The first wave of commercial autos, including LowRyder, were typically very small in stature (usually reaching a maximum of 40cm in height), low in cannabinoid content, and somewhat lacking in flavour and potency.
However, successive generations of crosses and backcrosses have led to the development of a range of higher-potency strains that are generally known as super-autos. Super-autos are also typically much taller and bushier than standard autos and their ruderalis ancestor, and may reach 90-100cm in height.
3. Autoflowering plants do not need darkness
As autoflowering plants are not dependent on changes in the light cycle to commence flowering, they can successfully be grown using a lighting cycle of anything from 16/8 to 24/0. Many growers cultivate their autos under a 24/0 regime; however, some growers believe that anything over 18/6 is overkill and that electricity costs can be reduced with no reduction in final yield.
There is also the possibility that certain hormonal and metabolic processes do occur in darkness, and that allowing your plants to have a “rest” at night-time leads to overall increased health and vigour. However, this is purely anecdotal and there is no empirical evidence to back this up, at least in the case of autoflowering cannabis.
4. Autos can be grown outdoors year-round
If you are lucky enough to live in a mild to warm climate suitable for outdoor growing, the possibilities for growing autoflowering strains are endless. Taking as little as 8-10 weeks from seed to harvest, it is possible to achieve five harvests or more per year if conditions are favourable year-round.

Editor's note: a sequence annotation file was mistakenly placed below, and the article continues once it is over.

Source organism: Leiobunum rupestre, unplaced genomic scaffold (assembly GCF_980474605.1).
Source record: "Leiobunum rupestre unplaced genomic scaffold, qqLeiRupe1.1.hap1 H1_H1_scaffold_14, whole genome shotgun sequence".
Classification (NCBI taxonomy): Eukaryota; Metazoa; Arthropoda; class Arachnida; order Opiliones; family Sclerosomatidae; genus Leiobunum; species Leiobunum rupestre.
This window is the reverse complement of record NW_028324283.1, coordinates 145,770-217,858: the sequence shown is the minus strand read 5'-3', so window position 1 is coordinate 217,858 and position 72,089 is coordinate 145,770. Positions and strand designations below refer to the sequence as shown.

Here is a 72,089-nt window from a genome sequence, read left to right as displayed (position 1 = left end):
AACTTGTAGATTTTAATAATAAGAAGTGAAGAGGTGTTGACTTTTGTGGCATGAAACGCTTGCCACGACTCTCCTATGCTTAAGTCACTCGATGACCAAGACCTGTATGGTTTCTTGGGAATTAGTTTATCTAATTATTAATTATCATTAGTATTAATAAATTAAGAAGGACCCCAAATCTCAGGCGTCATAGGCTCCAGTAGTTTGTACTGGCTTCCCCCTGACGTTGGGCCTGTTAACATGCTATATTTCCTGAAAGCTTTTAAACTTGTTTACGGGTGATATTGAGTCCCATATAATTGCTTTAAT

Plus, autoflowers are so hardy that they will grow well as long as conditions remain above freezing. Autos are generally frost-resistant, but permanently-frozen conditions are too much for even the hardiest plant to tolerate.
However, it is important to remember that autos are not fully stabilised in every case (buying seeds only from reputable outlets reduces the risk here) and may take considerably longer than stated. Despite this, even the autos that take the longest to grow outdoors (18 weeks from seed to harvest seems to be the upper limit) are still favourable compared to photoperiod-dependent plants in terms of total grow time.
5. Can you clone autoflowering plants?
This difficulty in cloning autos has led to the general belief that autoflowering cannabis cannot be cloned, as cuttings taken from a mother plant are forced to follow her “genetic timeline” and flower according to age at the same time that she begins to flower. This logic dictates that the cuttings will not reach a useful size, and yield will be negligible.